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EU Membership

Volume 571: debated on Tuesday 3 December 2013

In his speech at the beginning of the year the Prime Minister set out five principles for real change in the EU: global competitiveness, democratic legitimacy, powers flowing back to nation states, flexibility, and fairness between eurozone and non-eurozone. Those are our priorities for reform.

Does my right hon. Friend acknowledge that the great majority of those reforms, and those set out in the Fresh Start project manifesto and others, can be achieved without treaty change, and that when we make it clear that the new reformed EU that most of us want to achieve is not just a case of promoting little-Englander interests, but rather trying to achieve a sustainable outward-looking, globally competitive EU for the benefit of all 28 nations, we increasingly find that we are pushing at an open door?

I warmly welcome the useful contribution that Fresh Start has made to the debate on EU reform, and I think my hon. Friend puts it extremely well. Indeed, many other countries are now also seeing that it is time to move on to new arguments and a new perspective on the European Union. For instance, following their investigation into subsidiarity, the Dutch Government said it should be ensured that EU action is taken only where necessary, with national action always pursued where possible.

Will the Foreign Secretary tell the House his top policy priority for renegotiation, which will have most influence on him and whether he votes to stay in or leave the EU?

I am not going to choose from among the five priorities as they are all important. Global competitiveness, democratic legitimacy, powers flowing back to nation states, flexibility, and fairness for the non-eurozone are all crucial priorities and important to this country’s future in the European Union.

Well, that was as clear as mud. Can I try again and ask the Foreign Secretary which, of the five abstract principles he referred to, is his top-level policy that would persuade him to vote to stay in the European Union?

Unlike the Labour party we are capable of thinking of more than one thing at a time. There are five themes, and since I have set out five, asking for one is not particularly helpful. We have also delivered more than one. We have already cut the EU budget for the first time, which Labour did not do, and we have protected the rebate in full, which Labour failed to do. We have put a stop to involvement in eurozone bail-outs, which Labour never achieved, and we will go on sticking up for Britain in Europe on more than one subject at a time.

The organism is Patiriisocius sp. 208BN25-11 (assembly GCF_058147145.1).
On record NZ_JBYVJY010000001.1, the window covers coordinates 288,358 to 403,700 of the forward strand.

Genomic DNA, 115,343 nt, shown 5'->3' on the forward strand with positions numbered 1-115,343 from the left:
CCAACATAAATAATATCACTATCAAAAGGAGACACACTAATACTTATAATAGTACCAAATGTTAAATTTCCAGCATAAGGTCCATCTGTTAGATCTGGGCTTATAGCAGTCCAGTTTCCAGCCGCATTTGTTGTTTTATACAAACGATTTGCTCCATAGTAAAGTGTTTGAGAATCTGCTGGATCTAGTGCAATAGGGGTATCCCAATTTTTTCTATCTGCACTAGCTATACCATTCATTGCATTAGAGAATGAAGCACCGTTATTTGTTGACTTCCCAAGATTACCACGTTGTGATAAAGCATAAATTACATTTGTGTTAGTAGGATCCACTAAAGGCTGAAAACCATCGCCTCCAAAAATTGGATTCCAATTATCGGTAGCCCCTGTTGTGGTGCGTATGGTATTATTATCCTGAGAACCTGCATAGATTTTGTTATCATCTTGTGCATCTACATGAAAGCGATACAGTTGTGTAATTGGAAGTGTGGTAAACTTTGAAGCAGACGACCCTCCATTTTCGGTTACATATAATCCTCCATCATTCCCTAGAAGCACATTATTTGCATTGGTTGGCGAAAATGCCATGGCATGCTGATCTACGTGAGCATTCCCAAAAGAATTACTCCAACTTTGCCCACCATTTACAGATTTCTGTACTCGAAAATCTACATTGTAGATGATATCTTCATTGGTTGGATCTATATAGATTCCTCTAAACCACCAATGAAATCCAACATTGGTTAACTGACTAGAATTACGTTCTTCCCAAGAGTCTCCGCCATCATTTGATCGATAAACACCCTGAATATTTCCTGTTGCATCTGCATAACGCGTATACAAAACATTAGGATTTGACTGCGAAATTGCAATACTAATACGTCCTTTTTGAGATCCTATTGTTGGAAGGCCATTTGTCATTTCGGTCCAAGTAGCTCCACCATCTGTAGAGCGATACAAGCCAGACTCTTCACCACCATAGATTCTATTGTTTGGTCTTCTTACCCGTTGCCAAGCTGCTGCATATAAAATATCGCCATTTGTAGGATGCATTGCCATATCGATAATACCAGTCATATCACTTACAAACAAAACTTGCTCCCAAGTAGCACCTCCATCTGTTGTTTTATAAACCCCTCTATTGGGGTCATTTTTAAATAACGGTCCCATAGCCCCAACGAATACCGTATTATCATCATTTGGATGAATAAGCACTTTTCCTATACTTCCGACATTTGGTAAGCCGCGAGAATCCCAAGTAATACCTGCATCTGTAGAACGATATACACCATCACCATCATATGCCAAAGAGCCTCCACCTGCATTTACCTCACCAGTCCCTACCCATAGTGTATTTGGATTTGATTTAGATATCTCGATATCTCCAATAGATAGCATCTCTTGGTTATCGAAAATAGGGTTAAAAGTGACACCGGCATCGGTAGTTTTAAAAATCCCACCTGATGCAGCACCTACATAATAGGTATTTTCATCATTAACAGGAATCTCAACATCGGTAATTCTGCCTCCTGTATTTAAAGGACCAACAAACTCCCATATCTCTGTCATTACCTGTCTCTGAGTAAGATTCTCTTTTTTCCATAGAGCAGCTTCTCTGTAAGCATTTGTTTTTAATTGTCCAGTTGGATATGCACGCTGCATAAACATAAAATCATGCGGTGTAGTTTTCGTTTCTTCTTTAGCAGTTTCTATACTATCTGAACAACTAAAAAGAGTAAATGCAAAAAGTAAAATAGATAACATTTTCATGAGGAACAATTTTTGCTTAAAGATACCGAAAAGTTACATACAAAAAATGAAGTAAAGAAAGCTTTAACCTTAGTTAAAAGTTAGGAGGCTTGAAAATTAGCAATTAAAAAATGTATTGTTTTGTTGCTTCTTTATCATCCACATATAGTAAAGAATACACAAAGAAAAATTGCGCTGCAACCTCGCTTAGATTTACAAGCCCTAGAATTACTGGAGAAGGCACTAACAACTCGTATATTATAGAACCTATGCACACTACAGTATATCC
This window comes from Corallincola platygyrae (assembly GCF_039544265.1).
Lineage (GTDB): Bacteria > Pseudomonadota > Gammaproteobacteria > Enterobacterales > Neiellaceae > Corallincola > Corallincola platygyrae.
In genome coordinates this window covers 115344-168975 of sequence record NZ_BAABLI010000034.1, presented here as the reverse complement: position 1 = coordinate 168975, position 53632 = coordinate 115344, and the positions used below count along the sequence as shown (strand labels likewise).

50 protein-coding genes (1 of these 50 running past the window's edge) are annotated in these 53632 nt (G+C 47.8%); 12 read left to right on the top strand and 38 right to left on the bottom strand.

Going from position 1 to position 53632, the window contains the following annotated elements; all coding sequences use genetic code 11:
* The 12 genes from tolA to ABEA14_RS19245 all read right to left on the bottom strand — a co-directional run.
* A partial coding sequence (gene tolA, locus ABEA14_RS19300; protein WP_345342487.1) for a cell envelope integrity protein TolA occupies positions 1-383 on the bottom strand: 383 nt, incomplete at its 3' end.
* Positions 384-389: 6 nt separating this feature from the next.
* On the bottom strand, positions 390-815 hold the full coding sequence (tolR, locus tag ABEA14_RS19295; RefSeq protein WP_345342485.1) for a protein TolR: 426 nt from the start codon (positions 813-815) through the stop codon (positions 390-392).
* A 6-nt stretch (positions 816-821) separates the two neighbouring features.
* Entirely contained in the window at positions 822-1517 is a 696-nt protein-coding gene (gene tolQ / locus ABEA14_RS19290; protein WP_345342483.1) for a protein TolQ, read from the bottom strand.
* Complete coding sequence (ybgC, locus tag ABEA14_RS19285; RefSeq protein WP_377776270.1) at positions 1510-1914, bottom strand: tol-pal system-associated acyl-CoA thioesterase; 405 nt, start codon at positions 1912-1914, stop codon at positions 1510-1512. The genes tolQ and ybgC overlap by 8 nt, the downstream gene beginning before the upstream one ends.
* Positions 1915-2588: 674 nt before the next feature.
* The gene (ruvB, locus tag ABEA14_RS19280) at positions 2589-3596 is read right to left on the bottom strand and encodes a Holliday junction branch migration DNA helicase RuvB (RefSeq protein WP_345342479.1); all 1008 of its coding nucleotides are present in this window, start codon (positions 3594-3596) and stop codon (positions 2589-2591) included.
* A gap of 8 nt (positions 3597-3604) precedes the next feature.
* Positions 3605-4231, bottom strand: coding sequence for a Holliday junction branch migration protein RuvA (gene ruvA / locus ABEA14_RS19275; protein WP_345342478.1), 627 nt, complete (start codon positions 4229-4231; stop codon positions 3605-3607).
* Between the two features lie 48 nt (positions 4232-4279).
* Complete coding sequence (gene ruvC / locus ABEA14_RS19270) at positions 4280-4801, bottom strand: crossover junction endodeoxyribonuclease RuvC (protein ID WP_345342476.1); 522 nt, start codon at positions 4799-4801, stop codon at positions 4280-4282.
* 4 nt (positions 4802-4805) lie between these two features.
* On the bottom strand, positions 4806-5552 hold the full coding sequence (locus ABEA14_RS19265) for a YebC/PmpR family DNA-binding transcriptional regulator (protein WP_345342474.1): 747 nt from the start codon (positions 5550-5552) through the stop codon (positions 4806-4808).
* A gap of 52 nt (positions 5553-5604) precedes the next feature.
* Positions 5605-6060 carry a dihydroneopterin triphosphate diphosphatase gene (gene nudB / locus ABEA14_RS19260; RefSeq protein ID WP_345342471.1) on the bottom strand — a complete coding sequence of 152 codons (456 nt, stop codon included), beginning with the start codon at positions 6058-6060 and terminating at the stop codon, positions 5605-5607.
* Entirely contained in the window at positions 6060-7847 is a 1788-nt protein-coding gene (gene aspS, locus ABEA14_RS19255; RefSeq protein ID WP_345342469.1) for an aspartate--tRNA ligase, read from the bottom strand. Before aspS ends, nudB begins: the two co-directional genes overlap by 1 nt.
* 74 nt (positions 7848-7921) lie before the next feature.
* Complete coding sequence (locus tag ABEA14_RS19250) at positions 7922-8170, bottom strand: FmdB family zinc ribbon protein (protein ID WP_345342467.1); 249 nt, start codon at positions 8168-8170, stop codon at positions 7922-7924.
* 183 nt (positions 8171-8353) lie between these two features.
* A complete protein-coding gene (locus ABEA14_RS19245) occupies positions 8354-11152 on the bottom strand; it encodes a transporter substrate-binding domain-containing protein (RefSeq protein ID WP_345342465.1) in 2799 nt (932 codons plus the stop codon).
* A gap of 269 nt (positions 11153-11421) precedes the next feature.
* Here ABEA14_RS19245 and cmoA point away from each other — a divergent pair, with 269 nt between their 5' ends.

Should reasserting control of our national borders be a priority? For example, does it make any more sense to have a single European work force than it does to have a single European currency?

As I said earlier, I think reforming the concept of free movement on a sensible basis is the right way to think about that. Freedom of movement of workers in the European Union clearly has many benefits, including for British people, but we also know that it is susceptible to being abused. I therefore think the reforms set out last week by my right hon. Friend the Prime Minister are the right way to proceed.

As the Foreign Secretary reflects on the answers he has just given, he will be mindful, I am sure, of the European Scrutiny Committee’s conclusion on the justice and home affairs block opt-out that,

“there is little evidence of a genuine and significant repatriation of powers.”

Should the House believe the European Scrutiny Committee or not?

As I reflect on the answers I have just given, I can assure the hon. Gentleman that I shall consider them to have been very good answers. European Scrutiny Committee reports should always be taken extremely seriously. The Committee looks at issues in great detail, the Government respond to them in detail and many are debated in this House.